I stretched myself in the chair and yawned. Then I said, “What happened to conversations? Why don’t people talk anymore, Bob?”
He looked at me. “Yes,” he said, as though he had been thinking about the same thing himself. “When I was newly made, back in Cleveland, there was more of it than now. At the automobile factories there were still a few humans working along with the robots, and they would get together – five or six at a time – and talk. I would see them doing it.”
“What happened?” I said. “I’ve never seen groups of people talking. Maybe sometimes in twos – but then very seldom.”
“I’m not sure,” Bob said. “The perfecting of drugs had much to do with it. And the inwardness. I suppose Privacy rules reinforced it.” He looked at me thoughtfully. Sometimes Bob was more human than any human I have known, except maybe Simon. “Privacy and Mandatory Politeness were invented by one of my fellow Make Nines. He felt it was what people really wanted, once they had the drugs to occupy themselves with. And it nearly put a stop to crime. People used to commit a lot of crimes. They would steal from one another and do violent things to one another’s bodies.”
“I know,” I said, not even wanting to think about it. “I’ve seen television…”
He nodded. “When I was first awakened into life – if what I have may be called life – I was taught mathematics. That was done by a Make Seven named Thomas. I enjoyed talking with him. And I enjoy talking to you.” He was looking out the window as he said this, into a moonless night.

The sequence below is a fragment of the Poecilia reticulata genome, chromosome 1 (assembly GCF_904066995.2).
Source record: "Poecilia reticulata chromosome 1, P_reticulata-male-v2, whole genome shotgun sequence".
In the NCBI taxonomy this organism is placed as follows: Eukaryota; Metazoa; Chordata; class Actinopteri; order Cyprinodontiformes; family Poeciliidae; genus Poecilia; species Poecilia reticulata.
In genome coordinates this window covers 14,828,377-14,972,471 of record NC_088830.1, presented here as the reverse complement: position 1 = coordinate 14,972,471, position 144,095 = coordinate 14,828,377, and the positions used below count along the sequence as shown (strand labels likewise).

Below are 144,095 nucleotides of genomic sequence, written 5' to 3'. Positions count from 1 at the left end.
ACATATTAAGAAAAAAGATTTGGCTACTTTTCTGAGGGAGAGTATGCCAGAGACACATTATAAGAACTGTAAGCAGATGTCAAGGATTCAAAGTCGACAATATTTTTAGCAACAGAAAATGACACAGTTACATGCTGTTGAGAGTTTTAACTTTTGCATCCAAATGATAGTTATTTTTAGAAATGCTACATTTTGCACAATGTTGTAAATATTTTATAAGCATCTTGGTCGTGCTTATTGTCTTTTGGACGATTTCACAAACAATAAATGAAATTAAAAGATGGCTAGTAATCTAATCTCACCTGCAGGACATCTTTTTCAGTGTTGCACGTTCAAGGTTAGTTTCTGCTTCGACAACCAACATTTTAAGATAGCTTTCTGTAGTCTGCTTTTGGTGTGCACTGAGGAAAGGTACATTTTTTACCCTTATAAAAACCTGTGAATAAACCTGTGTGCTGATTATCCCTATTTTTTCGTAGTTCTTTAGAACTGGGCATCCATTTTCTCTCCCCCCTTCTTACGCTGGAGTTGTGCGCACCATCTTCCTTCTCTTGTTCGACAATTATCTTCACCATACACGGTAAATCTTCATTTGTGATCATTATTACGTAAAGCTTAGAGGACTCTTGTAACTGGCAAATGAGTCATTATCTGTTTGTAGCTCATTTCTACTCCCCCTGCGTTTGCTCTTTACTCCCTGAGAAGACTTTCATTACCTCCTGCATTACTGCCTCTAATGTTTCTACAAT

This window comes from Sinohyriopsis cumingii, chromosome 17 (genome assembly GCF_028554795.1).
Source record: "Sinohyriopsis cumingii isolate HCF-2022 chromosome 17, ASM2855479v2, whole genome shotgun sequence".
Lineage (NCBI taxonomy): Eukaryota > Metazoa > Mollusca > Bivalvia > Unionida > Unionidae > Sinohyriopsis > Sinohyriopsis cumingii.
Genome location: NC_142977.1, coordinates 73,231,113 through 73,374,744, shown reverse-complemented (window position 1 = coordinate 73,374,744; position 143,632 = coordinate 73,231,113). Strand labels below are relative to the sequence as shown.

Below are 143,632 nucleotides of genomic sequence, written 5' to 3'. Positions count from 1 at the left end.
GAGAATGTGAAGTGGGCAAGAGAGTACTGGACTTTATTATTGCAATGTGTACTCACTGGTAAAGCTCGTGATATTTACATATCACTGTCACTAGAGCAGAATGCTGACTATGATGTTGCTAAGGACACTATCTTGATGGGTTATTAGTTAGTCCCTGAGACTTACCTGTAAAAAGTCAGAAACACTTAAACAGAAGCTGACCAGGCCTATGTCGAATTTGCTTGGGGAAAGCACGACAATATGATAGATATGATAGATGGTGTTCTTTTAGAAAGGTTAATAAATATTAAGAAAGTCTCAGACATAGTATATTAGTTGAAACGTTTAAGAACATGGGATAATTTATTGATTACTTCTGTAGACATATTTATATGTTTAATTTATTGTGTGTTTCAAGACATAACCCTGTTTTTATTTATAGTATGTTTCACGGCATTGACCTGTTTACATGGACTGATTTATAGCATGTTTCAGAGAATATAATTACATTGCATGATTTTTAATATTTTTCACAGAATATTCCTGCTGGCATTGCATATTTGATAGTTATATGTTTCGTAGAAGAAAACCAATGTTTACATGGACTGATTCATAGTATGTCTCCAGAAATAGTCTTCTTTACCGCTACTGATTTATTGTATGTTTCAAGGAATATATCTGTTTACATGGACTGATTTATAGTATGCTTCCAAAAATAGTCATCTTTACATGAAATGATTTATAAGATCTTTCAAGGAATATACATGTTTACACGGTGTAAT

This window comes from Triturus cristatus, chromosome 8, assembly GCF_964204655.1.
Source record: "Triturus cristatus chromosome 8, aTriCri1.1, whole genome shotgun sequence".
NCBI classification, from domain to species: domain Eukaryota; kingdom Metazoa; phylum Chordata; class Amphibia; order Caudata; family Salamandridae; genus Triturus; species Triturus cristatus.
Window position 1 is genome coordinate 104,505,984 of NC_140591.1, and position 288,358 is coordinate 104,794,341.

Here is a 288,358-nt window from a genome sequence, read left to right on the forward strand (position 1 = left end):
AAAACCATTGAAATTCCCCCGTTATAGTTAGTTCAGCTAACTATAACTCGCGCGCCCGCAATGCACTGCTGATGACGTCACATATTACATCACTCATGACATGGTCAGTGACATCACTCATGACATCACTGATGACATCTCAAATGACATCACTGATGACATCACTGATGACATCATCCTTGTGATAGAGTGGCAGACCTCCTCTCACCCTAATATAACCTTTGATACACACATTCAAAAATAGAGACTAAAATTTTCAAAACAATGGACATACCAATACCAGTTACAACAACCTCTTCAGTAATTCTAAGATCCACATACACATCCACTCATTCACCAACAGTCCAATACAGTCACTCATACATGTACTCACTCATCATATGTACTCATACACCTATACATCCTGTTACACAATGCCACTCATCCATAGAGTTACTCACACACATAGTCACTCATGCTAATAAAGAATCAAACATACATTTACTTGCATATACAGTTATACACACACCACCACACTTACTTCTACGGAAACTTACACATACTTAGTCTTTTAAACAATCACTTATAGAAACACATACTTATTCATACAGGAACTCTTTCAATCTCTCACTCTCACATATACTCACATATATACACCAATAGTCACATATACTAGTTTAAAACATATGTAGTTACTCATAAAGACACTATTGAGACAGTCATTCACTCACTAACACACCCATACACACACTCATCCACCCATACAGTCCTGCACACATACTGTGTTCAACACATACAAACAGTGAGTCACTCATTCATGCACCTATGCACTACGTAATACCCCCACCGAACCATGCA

“Yes,” I said. “And I like talking to you. But what happened? Why did talking – and reading and writing – die out?”
He was silent for what seemed to be a long while. Then he ran his fingers through his hair and began to talk, softly. “When I was learning Industrial Management, I was shown films on all aspects of the Automobile Monopoly. I was being trained to be a major executive – which was what Make Nines were originally for – and I was shown everything from the film and tape and voice recording files of General Motors and Ford and Chrysler and Sikorsky. One of the films showed a big silver car going down an empty highway silently and smoothly, like an apparition – or a dream. It was an ancient gasoline – powered car, made before the Death of Oil and long before the Nuclear Battery Age.”
“The Death of Oil?”
“Yes. When gasoline had become more expensive than whiskey, and most people stayed home. That was the Death of Oil. It happened in what was called the twenty-first century. Then there were the Energy Wars. And then Solange was made. He was the first of the Make Nines and strongly programmed – as I was not – to give mankind what it wanted to have. Solange invented the nuclear battery. Controlled fusion; safe, clean, and limitless. He learned to power his own body with it, and all the rest of us were built afterward for nuclear power. One battery lasts me for nine blues.“
“Was Solange black?” I said.
“No. He was very white—with blue eyes.”
I got up to make myself some coffee. “Why are you black?” I said.